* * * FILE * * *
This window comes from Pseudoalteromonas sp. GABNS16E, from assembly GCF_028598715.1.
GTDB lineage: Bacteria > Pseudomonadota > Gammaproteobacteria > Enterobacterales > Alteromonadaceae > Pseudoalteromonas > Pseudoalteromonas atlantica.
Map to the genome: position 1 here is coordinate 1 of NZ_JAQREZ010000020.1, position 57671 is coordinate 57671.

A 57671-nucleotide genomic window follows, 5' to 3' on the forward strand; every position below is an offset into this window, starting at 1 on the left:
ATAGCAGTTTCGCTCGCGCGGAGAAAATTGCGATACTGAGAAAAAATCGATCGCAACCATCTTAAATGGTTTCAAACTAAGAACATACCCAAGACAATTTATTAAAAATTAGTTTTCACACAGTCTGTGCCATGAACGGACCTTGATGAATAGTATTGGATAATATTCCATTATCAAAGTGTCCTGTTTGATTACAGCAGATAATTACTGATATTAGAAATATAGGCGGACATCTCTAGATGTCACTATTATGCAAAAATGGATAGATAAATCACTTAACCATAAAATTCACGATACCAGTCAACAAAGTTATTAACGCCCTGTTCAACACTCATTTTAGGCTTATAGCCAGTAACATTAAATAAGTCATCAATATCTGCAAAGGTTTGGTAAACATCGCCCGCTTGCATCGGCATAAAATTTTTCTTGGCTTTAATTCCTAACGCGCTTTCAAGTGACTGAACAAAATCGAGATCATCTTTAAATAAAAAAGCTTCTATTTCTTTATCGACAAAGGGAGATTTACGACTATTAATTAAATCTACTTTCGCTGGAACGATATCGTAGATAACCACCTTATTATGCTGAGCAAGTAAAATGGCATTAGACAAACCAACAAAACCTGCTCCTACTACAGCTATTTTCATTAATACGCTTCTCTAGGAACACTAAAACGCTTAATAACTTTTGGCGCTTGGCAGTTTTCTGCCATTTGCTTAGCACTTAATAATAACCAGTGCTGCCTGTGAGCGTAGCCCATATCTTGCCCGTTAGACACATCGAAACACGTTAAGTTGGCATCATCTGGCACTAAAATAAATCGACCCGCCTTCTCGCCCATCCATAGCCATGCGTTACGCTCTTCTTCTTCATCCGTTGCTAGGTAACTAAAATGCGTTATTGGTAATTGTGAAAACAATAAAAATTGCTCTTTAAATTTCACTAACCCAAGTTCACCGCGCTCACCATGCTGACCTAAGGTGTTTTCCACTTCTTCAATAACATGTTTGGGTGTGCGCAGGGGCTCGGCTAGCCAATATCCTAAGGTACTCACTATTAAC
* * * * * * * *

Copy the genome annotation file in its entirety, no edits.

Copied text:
This window comes from Pseudoalteromonas sp. GABNS16E, from assembly GCF_028598715.1.
GTDB lineage: Bacteria > Pseudomonadota > Gammaproteobacteria > Enterobacterales > Alteromonadaceae > Pseudoalteromonas > Pseudoalteromonas atlantica.
Map to the genome: position 1 here is coordinate 1 of NZ_JAQREZ010000020.1, position 57671 is coordinate 57671.

A 57671-nucleotide genomic window follows, 5' to 3' on the forward strand; every position below is an offset into this window, starting at 1 on the left:
ATAGCAGTTTCGCTCGCGCGGAGAAAATTGCGATACTGAGAAAAAATCGATCGCAACCATCTTAAATGGTTTCAAACTAAGAACATACCCAAGACAATTTATTAAAAATTAGTTTTCACACAGTCTGTGCCATGAACGGACCTTGATGAATAGTATTGGATAATATTCCATTATCAAAGTGTCCTGTTTGATTACAGCAGATAATTACTGATATTAGAAATATAGGCGGACATCTCTAGATGTCACTATTATGCAAAAATGGATAGATAAATCACTTAACCATAAAATTCACGATACCAGTCAACAAAGTTATTAACGCCCTGTTCAACACTCATTTTAGGCTTATAGCCAGTAACATTAAATAAGTCATCAATATCTGCAAAGGTTTGGTAAACATCGCCCGCTTGCATCGGCATAAAATTTTTCTTGGCTTTAATTCCTAACGCGCTTTCAAGTGACTGAACAAAATCGAGATCATCTTTAAATAAAAAAGCTTCTATTTCTTTATCGACAAAGGGAGATTTACGACTATTAATTAAATCTACTTTCGCTGGAACGATATCGTAGATAACCACCTTATTATGCTGAGCAAGTAAAATGGCATTAGACAAACCAACAAAACCTGCTCCTACTACAGCTATTTTCATTAATACGCTTCTCTAGGAACACTAAAACGCTTAATAACTTTTGGCGCTTGGCAGTTTTCTGCCATTTGCTTAGCACTTAATAATAACCAGTGCTGCCTGTGAGCGTAGCCCATATCTTGCCCGTTAGACACATCGAAACACGTTAAGTTGGCATCATCTGGCACTAAAATAAATCGACCCGCCTTCTCGCCCATCCATAGCCATGCGTTACGCTCTTCTTCTTCATCCGTTGCTAGGTAACTAAAATGCGTTATTGGTAATTGTGAAAACAATAAAAATTGCTCTTTAAATTTCACTAACCCAAGTTCACCGCGCTCACCATGCTGACCTAAGGTGTTTTCCACTTCTTCAATAACATGTTTGGGTGTGCGCAGGGGCTCGGCTAGCCAATATCCTAAGGTACTCACTATTAAC